In case you missed the news, the recession ended in 2009. Some members on a panel of economists are now disputing that fact, to the surprise from politicians and mainstream media who long ago declared the greatest economic crisis of our time dead and gone, and are merely bickering over precisely when it dropped off the twig: Was it in mid-2009? Before then? After?
Of course, some people just refuse to get with the program, insisting that with a national unemployment rate hovering around 10 percent , the recession isn’t really over. And that for older people dependent on deep-sixed 401ks, it most likely will never be over. People who are unemployed and on food stamps don’t think it’s over. People underemployed and still looking for more work are not receiving any trickledown. And for those lucky enough to have been receiving unemployment insurance, who now find it running out and still can’t find a job, things don’t seem to have materially improved.
The Center on Budget and Policy Priorities, the Washington,D.C.-based think tank with a liberal bent, recently released a report that offers a different slant on this subject:
The long-term unemployment rate — the percentage of people in the work force who have been out of work for over half a year and are still looking for a job — reached an unprecedented 4.3 percent of the labor force in March (see the chart). Yet Congress has allowed the Recovery Act measures that provide additional weeks of unemployment benefits and subsidized COBRA health insurance coverage for unemployed workers to lapse. Opponents’ arguments that these measures should not be extended unless they are paid for with cuts in other spending do not withstand scrutiny. Meanwhile, delay imposes unnecessary hardship on the long-term unemployed and weakens the economic recovery.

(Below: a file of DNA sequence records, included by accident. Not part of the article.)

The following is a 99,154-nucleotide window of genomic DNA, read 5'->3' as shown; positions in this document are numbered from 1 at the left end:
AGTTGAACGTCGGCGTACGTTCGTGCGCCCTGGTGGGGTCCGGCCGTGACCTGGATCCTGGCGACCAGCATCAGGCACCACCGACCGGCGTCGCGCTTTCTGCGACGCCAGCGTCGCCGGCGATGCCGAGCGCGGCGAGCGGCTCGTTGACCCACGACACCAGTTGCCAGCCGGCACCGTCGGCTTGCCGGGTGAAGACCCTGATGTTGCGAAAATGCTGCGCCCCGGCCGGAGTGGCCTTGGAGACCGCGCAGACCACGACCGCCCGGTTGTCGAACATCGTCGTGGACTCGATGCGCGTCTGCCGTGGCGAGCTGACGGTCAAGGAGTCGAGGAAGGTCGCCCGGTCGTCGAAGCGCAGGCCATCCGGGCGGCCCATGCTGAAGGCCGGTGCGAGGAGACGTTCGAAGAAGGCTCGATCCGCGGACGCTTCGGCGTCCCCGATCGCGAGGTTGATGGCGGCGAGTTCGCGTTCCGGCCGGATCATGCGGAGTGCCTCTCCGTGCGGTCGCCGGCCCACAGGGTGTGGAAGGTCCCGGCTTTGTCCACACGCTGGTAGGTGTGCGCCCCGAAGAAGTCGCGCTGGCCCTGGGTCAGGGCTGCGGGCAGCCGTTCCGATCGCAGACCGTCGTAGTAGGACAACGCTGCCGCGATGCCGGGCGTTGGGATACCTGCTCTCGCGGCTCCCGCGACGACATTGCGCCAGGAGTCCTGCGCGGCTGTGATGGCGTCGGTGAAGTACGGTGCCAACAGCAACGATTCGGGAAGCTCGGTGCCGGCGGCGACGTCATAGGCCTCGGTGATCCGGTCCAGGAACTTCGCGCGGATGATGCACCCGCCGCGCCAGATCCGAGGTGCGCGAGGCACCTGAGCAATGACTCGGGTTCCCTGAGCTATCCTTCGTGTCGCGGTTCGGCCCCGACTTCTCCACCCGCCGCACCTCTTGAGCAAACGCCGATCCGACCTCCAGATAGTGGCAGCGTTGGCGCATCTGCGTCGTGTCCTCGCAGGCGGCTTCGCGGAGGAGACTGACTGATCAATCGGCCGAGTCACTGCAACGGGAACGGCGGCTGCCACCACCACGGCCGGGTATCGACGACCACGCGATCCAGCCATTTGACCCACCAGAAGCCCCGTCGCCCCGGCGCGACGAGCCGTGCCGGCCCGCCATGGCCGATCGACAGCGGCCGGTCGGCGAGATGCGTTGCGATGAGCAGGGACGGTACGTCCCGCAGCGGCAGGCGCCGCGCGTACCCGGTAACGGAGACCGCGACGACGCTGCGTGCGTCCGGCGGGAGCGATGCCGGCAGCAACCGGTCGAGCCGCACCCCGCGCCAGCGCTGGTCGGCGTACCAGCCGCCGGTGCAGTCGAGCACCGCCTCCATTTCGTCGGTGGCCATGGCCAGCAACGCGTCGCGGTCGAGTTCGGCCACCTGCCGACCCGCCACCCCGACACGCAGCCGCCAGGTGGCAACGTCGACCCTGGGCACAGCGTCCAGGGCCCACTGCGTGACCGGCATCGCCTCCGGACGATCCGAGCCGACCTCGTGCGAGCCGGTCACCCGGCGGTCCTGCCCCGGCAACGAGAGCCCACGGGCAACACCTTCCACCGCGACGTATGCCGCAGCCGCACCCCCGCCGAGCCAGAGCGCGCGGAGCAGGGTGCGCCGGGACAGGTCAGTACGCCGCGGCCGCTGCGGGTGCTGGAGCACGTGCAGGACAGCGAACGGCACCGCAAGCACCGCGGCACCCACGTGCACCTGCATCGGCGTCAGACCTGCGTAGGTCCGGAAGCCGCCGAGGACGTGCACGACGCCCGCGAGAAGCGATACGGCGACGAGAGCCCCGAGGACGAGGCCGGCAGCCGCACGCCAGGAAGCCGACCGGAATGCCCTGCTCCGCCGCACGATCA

Although there are growing signs that the economy is in the early stages of a recovery, unemployment remains very high, and the economy is not running on all cylinders. Demand for goods and services remains far below what the economy is capable of producing, and the rate of job creation anticipated over the next several months will represent only a small start toward restoring the 8.2 million jobs lost since the recession started. (That loss essentially erased all of the jobs created between 2003 and 2007 in the economic recovery that followed the previous recession.)
Sam Smith over at prorev.com calls attention to another factor reported by Air Force Times:
Disturbing new statistics from the Labor Department show that one in three veterans under age 24 is unemployed – and that the unemployment rate for Iraq and Afghanistan veterans has jumped to 14.7 percent, half again as high as the national employment rate of 9.7 percent.The March unemployment rate of 30.2 percent for veterans aged 18 to 24 is a big jump from February’s figure of 21.7 percent, although it may be partly the result of a small sample used by the Labor Department in determining unemployment, said Justin Brown, a labor expert for Veterans of Foreign Wars.
Then, there’s this from Black Agenda Report:
Official labor statistics show Black unemployment rose to 16.5 percent in March, up from 15.8 percent the month before, while white joblessness remained steady at 8.8 percent. At least a score of major Black population centers now register official unemployment levels nearing 25 percent, comparable to the depths of the Great Depression – and it took World War Two to pull the economy out of that pit.
With 5.5 job seekers for every actual job opening, according to the latest data, employers can discriminate in favor of whites to their hearts’ content, while continuing to lower wages and working conditions. It’s easy to casually fire Black people and even easier not to hire them. We will soon find out if a statistical “point of no return” in unemployment levels exists, from which communities cannot recover absent extraordinary assistance by a caring government.